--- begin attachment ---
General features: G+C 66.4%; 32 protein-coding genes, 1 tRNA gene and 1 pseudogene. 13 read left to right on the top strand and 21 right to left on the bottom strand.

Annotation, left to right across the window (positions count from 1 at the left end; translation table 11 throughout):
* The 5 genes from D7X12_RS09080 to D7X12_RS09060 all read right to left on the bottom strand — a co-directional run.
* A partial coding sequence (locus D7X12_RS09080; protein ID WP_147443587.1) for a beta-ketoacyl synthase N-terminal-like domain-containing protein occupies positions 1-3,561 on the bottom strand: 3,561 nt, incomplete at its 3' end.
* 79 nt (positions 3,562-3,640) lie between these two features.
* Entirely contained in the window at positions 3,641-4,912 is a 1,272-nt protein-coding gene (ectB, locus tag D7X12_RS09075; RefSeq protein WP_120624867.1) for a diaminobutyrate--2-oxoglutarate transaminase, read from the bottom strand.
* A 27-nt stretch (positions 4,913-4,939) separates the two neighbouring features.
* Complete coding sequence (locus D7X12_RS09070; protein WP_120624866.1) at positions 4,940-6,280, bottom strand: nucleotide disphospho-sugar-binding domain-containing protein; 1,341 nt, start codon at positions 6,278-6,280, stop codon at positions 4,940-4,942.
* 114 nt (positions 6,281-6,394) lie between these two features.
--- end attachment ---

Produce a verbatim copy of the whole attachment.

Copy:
General features: G+C 66.4%; 32 protein-coding genes, 1 tRNA gene and 1 pseudogene. 13 read left to right on the top strand and 21 right to left on the bottom strand.

Annotation, left to right across the window (positions count from 1 at the left end; translation table 11 throughout):
* The 5 genes from D7X12_RS09080 to D7X12_RS09060 all read right to left on the bottom strand — a co-directional run.
* A partial coding sequence (locus D7X12_RS09080; protein ID WP_147443587.1) for a beta-ketoacyl synthase N-terminal-like domain-containing protein occupies positions 1-3,561 on the bottom strand: 3,561 nt, incomplete at its 3' end.
* 79 nt (positions 3,562-3,640) lie between these two features.
* Entirely contained in the window at positions 3,641-4,912 is a 1,272-nt protein-coding gene (ectB, locus tag D7X12_RS09075; RefSeq protein WP_120624867.1) for a diaminobutyrate--2-oxoglutarate transaminase, read from the bottom strand.
* A 27-nt stretch (positions 4,913-4,939) separates the two neighbouring features.
* Complete coding sequence (locus D7X12_RS09070; protein WP_120624866.1) at positions 4,940-6,280, bottom strand: nucleotide disphospho-sugar-binding domain-containing protein; 1,341 nt, start codon at positions 6,278-6,280, stop codon at positions 4,940-4,942.
* 114 nt (positions 6,281-6,394) lie between these two features.